Last week, some of the student humanists and the skeptics went to Glasgow Caledonian University to see Michael Behe, the Intelligent Design proponent from the Discovery Institute, who was speaking fot the Centre for Intelligent Design.
It was the same old crap.
That could be the totality of this review, but there are a couple of issues that come out of the talk which I’ll discuss here. He went through the usual stuff about how we recognise things as designed, using the difference between a mountain and Mount Rushmore as an example. I didn’t have much of a problem with this section because he continually referred to ‘the appearance of design’ rather than the fact that something is designed.
Then he went onto the mousetrap claptrap and his baby, Irreducible Complexity in the bacterial flagellum. It’s complete rubbish and purely by coincidence, QualiaSoup has just released an excellent video which includes a section on that very topic, starting at 4.20:
So as you can see, systems can evolve even if they seem irreducibly complex because parts of the system can have different functions, parts that were previously necessary can be lost, and parts themselves can be changed.
It was mentioned in the (very short) question section that parts of a system can have different functions, and Behe’s reply was basically “yes, but look at the definition of Irreducible Complexity that I gave at the start, it says objects are Irreducibly Complex if removal of one part means it cannot carry out that specific function.” That’s fine if he wants to define it that way, but he can’t simultaneously define it that way and claim that Irreducibly Complex systems are a significant obstacle to the evolution of those systems. In order to claim that, he must come up with a system which is truly Irreducibly Complex, in the sense that it couldn’t have evolved through the gradual addition, removal and change of parts and functions. If he has any examples of that, he hasn’t been showing them.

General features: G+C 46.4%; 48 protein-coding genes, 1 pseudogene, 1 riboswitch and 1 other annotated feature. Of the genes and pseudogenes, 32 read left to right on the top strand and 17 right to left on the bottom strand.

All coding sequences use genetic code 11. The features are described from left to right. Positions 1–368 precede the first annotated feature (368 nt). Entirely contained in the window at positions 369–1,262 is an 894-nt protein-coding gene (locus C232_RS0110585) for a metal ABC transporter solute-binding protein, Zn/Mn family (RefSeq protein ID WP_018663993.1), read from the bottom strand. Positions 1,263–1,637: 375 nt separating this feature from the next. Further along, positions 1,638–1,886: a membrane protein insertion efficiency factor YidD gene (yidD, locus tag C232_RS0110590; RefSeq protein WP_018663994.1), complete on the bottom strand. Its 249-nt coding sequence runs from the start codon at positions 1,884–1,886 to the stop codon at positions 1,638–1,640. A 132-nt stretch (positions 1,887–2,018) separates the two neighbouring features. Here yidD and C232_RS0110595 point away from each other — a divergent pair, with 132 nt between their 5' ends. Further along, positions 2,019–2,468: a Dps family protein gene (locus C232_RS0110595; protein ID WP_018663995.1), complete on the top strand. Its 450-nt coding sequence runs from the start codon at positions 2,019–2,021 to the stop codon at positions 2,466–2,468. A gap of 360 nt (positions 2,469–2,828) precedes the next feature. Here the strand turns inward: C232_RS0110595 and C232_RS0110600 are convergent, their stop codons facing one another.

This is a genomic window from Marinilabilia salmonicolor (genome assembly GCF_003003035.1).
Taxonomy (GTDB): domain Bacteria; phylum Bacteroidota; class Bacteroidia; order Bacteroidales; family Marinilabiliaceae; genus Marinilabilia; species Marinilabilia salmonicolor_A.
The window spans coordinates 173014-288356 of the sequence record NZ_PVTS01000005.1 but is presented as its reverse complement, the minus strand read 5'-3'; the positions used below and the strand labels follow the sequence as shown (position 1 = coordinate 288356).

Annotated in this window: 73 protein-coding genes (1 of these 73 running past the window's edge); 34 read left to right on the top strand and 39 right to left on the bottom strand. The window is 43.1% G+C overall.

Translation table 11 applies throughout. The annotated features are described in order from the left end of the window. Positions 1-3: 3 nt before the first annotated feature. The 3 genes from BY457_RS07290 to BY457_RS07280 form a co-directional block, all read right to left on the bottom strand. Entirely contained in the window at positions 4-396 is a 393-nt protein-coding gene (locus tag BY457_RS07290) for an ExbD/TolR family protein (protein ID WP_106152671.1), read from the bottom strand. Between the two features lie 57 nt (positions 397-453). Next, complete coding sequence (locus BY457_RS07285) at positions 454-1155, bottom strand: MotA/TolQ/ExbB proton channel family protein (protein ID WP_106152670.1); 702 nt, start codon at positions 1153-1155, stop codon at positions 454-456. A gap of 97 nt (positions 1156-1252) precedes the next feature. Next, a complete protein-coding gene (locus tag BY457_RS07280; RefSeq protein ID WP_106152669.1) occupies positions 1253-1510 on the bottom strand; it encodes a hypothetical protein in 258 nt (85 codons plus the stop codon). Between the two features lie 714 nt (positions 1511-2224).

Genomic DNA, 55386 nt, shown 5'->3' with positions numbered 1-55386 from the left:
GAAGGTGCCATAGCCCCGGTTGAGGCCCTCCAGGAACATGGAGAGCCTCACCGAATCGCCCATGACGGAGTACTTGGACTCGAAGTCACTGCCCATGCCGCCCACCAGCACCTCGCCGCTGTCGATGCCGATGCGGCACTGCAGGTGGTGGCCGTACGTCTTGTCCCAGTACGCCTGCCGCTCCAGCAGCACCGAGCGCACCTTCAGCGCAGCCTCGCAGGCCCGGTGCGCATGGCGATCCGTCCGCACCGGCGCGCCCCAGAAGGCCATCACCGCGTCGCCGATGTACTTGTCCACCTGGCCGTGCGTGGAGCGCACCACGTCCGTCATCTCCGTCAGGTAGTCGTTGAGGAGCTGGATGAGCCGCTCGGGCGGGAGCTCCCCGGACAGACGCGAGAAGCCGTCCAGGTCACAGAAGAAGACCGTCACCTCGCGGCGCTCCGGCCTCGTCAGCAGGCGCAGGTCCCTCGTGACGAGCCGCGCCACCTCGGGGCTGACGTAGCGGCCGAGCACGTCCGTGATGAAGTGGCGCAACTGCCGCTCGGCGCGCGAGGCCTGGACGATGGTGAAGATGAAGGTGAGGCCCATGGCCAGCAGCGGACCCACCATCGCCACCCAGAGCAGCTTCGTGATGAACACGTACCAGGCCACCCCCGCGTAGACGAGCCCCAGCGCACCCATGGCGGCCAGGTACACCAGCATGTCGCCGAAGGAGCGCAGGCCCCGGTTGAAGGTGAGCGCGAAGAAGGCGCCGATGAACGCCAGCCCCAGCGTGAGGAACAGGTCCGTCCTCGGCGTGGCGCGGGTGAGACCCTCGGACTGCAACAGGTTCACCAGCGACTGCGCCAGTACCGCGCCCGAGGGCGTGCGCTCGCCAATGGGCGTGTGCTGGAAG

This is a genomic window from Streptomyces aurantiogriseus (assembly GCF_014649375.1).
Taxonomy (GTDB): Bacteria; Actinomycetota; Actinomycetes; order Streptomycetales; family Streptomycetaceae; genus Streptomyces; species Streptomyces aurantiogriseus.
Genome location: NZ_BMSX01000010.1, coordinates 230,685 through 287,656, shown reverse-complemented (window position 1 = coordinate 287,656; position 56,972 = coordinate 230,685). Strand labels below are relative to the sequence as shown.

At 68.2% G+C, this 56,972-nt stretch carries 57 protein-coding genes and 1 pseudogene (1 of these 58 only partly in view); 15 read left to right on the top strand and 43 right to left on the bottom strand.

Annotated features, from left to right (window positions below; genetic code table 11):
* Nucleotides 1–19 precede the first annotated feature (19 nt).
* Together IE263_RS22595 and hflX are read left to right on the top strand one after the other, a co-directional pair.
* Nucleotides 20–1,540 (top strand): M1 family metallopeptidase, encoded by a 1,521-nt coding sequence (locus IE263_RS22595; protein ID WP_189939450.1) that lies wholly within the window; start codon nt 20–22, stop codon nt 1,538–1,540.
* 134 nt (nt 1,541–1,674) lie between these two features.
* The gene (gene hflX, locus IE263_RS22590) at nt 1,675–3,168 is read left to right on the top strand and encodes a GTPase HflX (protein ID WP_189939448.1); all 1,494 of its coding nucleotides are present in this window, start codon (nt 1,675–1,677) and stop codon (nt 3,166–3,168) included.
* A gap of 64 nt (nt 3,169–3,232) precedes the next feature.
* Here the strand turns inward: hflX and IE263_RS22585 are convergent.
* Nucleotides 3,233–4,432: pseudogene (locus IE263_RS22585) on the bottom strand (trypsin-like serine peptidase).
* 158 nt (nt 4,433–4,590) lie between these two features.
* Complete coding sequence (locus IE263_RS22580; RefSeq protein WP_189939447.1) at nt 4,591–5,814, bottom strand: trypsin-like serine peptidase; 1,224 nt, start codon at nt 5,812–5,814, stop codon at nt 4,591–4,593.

After he’d explained a feature of organisms which he considered a blow to evolution, he then went back to the fact that organisms appear designed. He then said that concluding they are designed is an inductive argument, and then looked up a dictionary definition of inductive reasoning which said that’s the kind of reasoning used in science, and concluded that therefore Intelligent Design is a scientific hypothesis. If I’d had time for a question I would have asked whether he could see the leap in logic he’s using here. Let’s take a look at it again.
Inductive reasoning is used in science.
Concluding things are designed from their appearance is an example of inductive reasoning.
Therefore that conclusion is scientific.
Using the same logic, I could make the argument that:
Bands played at Woodstock.
U2 is a band.
Therefore U2 played at Woodstock.
I would have pointed out that although inductive reasoning is used in science, there are other things that make a hypothesis scientific, just as there are other things that define bands that played at Woodstock. So for example, how would Behe use the Intelligent Design hypothesis to make specific predictions? What evidence should people look for if they want to disprove his hypothesis? I suspect he wouldn’t have had an answer.
The last part of the talk was phenomenally ignorant. He just boldly asserted that his findings are consistent with findings in other fields such as the fine-tuning of the universe.
There is also an issue with universities hosting speakers such as Michael Behe. Yes, there is a free speech argument to be made, but free speech does not imply that you must give a platform to anyone who wants to speak. You’re free to say what you like but that doesn’t mean I can’t kick you out if you come and say it in my living room. You could say that having both Intelligent Design advocates and evolutionary scientists speak is a form of balance, but the difference is that evolutionary science has gone through peer review and is established, and then it is put into books and taught at universities. Behe and his colleagues can’t get through the peer review process, so they try to bypass it by going straight to writing books and getting talks at universities. I think it’s pretty clear that hosting these kinds of speakers at prestigious locations such as universities gives an air of credibility to a movement that doesn’t deserve it.